Real gross domestic product -- the output of goods and services produced by labor and property located in the United States -- increased at an annual rate of 2.2 percent in the third quarter of 2009, (that is, from the second quarter to the third quarter), according to the "third" estimate released by the Bureau of Economic Analysis. In the second quarter, real GDP decreased 0.7 percent.
The GDP estimate released today is based on more complete source data than were available for the "second" estimate issued last month. In the second estimate, the increase in real GDP was 2.8 percent (see "Revisions" on page 3).
The increase in real GDP in the third quarter primarily reflected positive contributions from personal consumption expenditures (PCE), exports, private inventory investment, federal government spending, and residential fixed investment that were partly offset by a negative contribution from nonresidential fixed investment. Imports, which are a subtraction in the calculation of GDP, increased.
The upturn in real GDP in the third quarter primarily reflected upturns in PCE, in exports, in private inventory investment, and in residential fixed investment and a smaller decrease in nonresidential fixed investment that were partly offset by an upturn in imports, a downturn in state and local government spending, and a deceleration in federal government spending.
The original release put this at an increase of 3.5%. This was followed by a lowered revision of 2.8% last month. However, GDP decreased at a .7% rate in the second quarter. In addition, this was the first increase in the last 5 quarters. That still makes this good news.
There was much hay made of the fact that of the 2.2%, 1.45% came from motor vehicle output, and especially that this was from the cash for clunkers program. In response, consider these points. First, a large number of the people complaining about that figure are the same people who argued for the first stimulus and in some cases are arguing for a second stimulus. In other words -- there people will complain no matter what. Secondly, government spending accounts for 20% of GDP growth throughout the economic cycle. Finally, it is standard for the government to use programs to bring an economy out of a recession. A favorite method is increasing the upfront depreciation deduction. However, there is nothing wrong with using standard demand simulating measures as well. So, some type of government programs are standard for getting an economy out of a recession.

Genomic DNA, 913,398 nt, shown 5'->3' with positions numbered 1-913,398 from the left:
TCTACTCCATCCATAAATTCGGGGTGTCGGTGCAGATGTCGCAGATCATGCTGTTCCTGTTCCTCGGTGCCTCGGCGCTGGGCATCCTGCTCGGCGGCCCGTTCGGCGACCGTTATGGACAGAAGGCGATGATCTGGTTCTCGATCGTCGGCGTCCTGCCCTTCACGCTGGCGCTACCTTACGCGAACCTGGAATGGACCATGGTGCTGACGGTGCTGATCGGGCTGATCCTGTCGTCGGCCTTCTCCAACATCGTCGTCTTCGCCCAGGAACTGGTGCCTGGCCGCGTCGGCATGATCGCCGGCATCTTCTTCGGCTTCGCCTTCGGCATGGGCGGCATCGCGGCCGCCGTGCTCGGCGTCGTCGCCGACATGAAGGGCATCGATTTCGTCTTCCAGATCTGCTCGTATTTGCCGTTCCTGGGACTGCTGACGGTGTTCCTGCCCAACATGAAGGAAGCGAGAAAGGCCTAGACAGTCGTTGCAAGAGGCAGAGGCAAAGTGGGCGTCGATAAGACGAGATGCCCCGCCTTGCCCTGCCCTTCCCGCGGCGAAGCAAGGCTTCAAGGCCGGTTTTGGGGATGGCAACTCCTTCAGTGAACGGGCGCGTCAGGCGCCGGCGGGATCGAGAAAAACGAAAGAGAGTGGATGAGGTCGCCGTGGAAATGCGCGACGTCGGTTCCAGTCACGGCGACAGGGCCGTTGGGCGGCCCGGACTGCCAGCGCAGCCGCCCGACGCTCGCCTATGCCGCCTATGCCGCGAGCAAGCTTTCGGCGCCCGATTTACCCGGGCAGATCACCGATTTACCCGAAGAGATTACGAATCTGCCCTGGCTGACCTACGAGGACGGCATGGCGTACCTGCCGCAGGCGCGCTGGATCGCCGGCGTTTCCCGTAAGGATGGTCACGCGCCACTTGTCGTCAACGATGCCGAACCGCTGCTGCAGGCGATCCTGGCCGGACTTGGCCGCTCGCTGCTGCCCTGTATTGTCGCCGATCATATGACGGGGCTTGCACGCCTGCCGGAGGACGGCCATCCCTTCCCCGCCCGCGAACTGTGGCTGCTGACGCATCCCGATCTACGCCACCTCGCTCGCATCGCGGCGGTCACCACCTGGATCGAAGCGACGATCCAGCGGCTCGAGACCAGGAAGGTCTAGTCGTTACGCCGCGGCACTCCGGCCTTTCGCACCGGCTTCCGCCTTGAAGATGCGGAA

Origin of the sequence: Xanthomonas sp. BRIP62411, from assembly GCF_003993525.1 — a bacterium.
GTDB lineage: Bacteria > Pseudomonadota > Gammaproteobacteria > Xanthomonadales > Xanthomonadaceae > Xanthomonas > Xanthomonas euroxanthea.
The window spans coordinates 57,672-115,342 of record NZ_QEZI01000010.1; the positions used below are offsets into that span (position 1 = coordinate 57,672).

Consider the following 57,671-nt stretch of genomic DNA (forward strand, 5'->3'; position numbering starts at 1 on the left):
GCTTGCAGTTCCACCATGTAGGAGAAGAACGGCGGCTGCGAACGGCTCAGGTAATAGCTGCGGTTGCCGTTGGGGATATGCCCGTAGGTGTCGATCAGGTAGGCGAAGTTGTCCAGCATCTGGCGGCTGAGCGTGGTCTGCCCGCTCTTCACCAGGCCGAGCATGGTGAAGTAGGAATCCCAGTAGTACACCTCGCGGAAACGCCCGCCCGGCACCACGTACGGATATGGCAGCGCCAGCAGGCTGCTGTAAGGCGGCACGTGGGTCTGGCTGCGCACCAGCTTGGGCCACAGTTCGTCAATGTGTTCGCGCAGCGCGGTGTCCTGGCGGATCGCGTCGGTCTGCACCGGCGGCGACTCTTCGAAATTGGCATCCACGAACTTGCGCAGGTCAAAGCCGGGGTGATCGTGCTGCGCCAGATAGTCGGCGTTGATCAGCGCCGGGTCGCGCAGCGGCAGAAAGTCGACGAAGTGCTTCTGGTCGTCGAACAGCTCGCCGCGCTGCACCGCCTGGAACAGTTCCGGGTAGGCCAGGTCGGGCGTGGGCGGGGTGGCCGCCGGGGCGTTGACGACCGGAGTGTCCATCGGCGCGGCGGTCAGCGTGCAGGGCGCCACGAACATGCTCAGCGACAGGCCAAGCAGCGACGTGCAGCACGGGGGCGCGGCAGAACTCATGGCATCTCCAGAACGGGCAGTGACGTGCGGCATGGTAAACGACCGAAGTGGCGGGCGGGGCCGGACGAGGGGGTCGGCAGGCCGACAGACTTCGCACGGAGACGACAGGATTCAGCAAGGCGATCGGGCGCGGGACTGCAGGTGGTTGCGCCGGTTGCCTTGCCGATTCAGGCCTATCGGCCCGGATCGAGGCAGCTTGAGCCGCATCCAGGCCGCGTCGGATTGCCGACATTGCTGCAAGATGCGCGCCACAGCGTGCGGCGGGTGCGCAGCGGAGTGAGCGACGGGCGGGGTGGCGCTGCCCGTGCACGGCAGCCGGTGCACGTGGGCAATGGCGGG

There were some good numbers within the report. Personal consumption expenditures increased 2.8%. While durable goods purchases increased 20.4%, non-durable goods purchases increased 1.5% and services purchases increased .8%. Also note that durable goods are by far the smallest component of PCEs, coming in at 10.37% while services account for 67.5%.
Residential investment increased 18.9%. This is very important as it indicates that real estate is no longer a drag on economic growth. In addition, equipment and software investment increased 1.5%, indicating that businesses are tooling up. This helped gross private domestic ivestment increase 5% for the quarter.
In addition, exports increased 17.8% indicating our trading partners are buying things again. However, imports increased 21.3% so the trade gap widened.
Inventory adjustments added .69 to the overall 2.2%. This fits in with my overall thoughts on how the US economy will recover:
Inventories have dropped like a stone for roughly a year. At some point these will need to be replaced. While there is no indication the bottom has occurred yet at some point it will. And when that happens, another item of growth will be added to the equation.
Short version - the recession is over.
The only people who think this is a big deal of some sort, are the same people who never saw positive GDP coming in the first place. Had the number been originally reported in October as +2.2% and remained there, I would have considered it a good report. Instead, we originally got a surprise "great" number, and then ultimately the final number wound up close to the original forecasts. It remains a great turnaround from earlier in the year, when most observers thought we were falling into a bottomless abyss.